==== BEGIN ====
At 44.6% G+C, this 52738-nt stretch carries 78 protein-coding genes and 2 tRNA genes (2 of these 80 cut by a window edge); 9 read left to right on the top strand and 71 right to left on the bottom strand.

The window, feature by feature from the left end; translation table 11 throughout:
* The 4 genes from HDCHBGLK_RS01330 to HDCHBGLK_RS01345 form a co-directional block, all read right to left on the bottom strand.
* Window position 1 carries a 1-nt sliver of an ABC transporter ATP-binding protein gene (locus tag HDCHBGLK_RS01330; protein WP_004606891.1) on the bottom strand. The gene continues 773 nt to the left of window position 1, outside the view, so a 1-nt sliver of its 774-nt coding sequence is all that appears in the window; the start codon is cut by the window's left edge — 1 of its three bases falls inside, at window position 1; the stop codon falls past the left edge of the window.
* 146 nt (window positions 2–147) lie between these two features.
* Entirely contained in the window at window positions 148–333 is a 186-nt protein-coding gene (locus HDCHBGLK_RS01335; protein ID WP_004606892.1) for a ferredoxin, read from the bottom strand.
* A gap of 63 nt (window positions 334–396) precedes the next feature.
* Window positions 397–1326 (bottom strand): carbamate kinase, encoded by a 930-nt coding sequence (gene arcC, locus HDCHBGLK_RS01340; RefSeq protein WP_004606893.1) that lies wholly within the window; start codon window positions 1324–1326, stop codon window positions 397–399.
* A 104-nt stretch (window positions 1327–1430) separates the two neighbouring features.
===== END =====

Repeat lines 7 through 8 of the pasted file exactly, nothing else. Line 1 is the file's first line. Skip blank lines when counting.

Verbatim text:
* A gap of 63 nt (window positions 334–396) precedes the next feature.
* Window positions 397–1326 (bottom strand): carbamate kinase, encoded by a 930-nt coding sequence (gene arcC, locus HDCHBGLK_RS01340; RefSeq protein WP_004606893.1) that lies wholly within the window; start codon window positions 1324–1326, stop codon window positions 397–399.